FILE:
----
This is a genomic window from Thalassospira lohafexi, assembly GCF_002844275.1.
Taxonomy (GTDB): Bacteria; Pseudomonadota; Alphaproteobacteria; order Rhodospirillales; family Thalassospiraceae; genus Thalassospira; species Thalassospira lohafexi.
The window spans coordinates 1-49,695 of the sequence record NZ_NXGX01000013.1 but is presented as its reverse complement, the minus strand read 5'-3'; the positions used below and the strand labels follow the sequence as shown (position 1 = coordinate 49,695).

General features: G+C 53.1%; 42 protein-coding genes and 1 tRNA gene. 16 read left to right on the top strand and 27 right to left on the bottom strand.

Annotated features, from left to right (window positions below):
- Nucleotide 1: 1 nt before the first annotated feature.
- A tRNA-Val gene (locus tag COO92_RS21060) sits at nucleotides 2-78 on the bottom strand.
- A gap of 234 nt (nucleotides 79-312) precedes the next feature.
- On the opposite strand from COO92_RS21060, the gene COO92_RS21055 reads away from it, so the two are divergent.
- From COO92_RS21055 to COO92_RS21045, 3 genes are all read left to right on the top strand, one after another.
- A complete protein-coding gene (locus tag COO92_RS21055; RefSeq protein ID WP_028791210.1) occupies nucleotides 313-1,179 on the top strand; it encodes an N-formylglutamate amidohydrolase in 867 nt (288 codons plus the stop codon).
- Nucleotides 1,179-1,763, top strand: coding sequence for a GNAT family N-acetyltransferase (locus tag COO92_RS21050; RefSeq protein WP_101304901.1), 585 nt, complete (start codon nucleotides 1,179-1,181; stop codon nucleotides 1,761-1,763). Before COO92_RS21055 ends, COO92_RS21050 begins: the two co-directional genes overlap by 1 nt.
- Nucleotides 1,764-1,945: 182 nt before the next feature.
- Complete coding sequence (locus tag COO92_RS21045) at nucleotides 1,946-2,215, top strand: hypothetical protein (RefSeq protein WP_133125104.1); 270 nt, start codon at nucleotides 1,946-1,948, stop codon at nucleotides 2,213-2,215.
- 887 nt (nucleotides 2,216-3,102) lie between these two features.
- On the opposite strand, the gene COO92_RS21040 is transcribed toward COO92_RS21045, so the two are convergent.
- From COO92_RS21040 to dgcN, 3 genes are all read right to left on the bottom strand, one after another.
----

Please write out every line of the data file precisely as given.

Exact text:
This is a genomic window from Thalassospira lohafexi, assembly GCF_002844275.1.
Taxonomy (GTDB): Bacteria; Pseudomonadota; Alphaproteobacteria; order Rhodospirillales; family Thalassospiraceae; genus Thalassospira; species Thalassospira lohafexi.
The window spans coordinates 1-49,695 of the sequence record NZ_NXGX01000013.1 but is presented as its reverse complement, the minus strand read 5'-3'; the positions used below and the strand labels follow the sequence as shown (position 1 = coordinate 49,695).

General features: G+C 53.1%; 42 protein-coding genes and 1 tRNA gene. 16 read left to right on the top strand and 27 right to left on the bottom strand.

Annotated features, from left to right (window positions below):
- Nucleotide 1: 1 nt before the first annotated feature.
- A tRNA-Val gene (locus tag COO92_RS21060) sits at nucleotides 2-78 on the bottom strand.
- A gap of 234 nt (nucleotides 79-312) precedes the next feature.
- On the opposite strand from COO92_RS21060, the gene COO92_RS21055 reads away from it, so the two are divergent.
- From COO92_RS21055 to COO92_RS21045, 3 genes are all read left to right on the top strand, one after another.
- A complete protein-coding gene (locus tag COO92_RS21055; RefSeq protein ID WP_028791210.1) occupies nucleotides 313-1,179 on the top strand; it encodes an N-formylglutamate amidohydrolase in 867 nt (288 codons plus the stop codon).
- Nucleotides 1,179-1,763, top strand: coding sequence for a GNAT family N-acetyltransferase (locus tag COO92_RS21050; RefSeq protein WP_101304901.1), 585 nt, complete (start codon nucleotides 1,179-1,181; stop codon nucleotides 1,761-1,763). Before COO92_RS21055 ends, COO92_RS21050 begins: the two co-directional genes overlap by 1 nt.
- Nucleotides 1,764-1,945: 182 nt before the next feature.
- Complete coding sequence (locus tag COO92_RS21045) at nucleotides 1,946-2,215, top strand: hypothetical protein (RefSeq protein WP_133125104.1); 270 nt, start codon at nucleotides 1,946-1,948, stop codon at nucleotides 2,213-2,215.
- 887 nt (nucleotides 2,216-3,102) lie between these two features.
- On the opposite strand, the gene COO92_RS21040 is transcribed toward COO92_RS21045, so the two are convergent.
- From COO92_RS21040 to dgcN, 3 genes are all read right to left on the bottom strand, one after another.